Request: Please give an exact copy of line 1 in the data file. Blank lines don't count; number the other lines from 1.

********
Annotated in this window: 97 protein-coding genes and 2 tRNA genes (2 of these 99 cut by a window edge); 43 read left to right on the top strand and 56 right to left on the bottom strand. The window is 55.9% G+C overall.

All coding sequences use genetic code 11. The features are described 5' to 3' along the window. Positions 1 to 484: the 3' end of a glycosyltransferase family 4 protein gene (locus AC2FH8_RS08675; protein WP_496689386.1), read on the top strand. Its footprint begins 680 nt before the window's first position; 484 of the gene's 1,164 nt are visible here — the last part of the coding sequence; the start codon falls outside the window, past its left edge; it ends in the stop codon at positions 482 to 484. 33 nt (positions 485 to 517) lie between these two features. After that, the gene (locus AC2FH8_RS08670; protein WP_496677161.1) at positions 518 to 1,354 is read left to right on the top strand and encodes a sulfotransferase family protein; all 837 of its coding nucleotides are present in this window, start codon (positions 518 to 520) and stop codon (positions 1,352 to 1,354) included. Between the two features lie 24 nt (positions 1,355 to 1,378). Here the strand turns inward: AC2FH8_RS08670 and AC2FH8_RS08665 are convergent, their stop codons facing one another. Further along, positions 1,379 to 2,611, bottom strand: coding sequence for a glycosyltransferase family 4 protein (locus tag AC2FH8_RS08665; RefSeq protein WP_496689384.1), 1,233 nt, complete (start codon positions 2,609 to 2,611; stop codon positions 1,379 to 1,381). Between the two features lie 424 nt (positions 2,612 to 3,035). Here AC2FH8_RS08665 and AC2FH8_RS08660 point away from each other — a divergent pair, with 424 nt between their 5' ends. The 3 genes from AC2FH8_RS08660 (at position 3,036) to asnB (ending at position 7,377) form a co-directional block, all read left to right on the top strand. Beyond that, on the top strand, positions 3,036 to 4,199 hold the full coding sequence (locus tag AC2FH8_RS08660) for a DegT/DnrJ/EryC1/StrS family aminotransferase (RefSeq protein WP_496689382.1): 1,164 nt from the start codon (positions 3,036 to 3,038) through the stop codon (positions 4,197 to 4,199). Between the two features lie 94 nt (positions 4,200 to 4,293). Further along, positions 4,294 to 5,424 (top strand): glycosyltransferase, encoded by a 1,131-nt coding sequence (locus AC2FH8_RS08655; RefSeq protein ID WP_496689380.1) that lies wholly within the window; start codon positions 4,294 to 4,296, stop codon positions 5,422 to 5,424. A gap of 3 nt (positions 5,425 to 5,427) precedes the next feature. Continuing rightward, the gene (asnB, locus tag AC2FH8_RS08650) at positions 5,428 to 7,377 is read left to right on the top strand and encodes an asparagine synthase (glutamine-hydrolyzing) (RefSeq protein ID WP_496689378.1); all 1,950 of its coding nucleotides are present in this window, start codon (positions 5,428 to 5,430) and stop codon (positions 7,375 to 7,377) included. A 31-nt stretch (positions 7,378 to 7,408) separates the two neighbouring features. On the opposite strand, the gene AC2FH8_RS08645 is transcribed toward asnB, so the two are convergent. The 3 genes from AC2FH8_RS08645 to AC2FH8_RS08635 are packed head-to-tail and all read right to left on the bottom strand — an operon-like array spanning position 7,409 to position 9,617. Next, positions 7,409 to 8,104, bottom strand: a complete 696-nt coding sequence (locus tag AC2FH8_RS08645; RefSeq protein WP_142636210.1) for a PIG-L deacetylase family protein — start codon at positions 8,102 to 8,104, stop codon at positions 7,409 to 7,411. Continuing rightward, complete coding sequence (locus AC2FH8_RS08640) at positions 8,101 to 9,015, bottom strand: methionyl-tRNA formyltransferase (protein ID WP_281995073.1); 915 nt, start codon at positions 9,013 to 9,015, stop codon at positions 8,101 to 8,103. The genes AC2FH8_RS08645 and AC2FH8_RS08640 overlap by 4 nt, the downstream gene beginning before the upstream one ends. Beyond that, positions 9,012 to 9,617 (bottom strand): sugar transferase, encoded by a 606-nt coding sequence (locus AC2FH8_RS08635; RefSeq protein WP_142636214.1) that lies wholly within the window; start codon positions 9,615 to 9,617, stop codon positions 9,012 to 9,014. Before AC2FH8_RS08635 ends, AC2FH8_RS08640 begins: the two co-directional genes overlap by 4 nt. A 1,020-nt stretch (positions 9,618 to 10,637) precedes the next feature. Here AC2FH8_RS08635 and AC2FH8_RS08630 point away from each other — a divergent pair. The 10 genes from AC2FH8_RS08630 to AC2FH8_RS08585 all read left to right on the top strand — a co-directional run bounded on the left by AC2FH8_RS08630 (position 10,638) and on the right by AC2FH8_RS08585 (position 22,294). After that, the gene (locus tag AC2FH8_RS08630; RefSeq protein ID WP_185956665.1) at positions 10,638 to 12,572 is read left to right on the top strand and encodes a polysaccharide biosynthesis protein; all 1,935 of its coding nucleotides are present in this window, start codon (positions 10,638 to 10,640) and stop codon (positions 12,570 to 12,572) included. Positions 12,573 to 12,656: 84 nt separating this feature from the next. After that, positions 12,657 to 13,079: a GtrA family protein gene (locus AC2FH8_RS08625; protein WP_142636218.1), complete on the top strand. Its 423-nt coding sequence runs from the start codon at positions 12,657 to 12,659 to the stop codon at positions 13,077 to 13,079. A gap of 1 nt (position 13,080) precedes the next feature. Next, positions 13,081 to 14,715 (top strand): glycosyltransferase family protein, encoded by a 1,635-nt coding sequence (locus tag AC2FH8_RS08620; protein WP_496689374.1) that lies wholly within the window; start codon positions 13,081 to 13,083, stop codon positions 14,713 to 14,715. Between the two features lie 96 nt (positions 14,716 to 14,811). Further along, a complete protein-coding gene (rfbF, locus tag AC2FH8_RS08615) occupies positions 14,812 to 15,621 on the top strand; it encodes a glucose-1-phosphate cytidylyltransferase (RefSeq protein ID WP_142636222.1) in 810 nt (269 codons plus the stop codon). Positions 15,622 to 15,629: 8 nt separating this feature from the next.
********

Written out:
Annotated in this window: 97 protein-coding genes and 2 tRNA genes (2 of these 99 cut by a window edge); 43 read left to right on the top strand and 56 right to left on the bottom strand. The window is 55.9% G+C overall.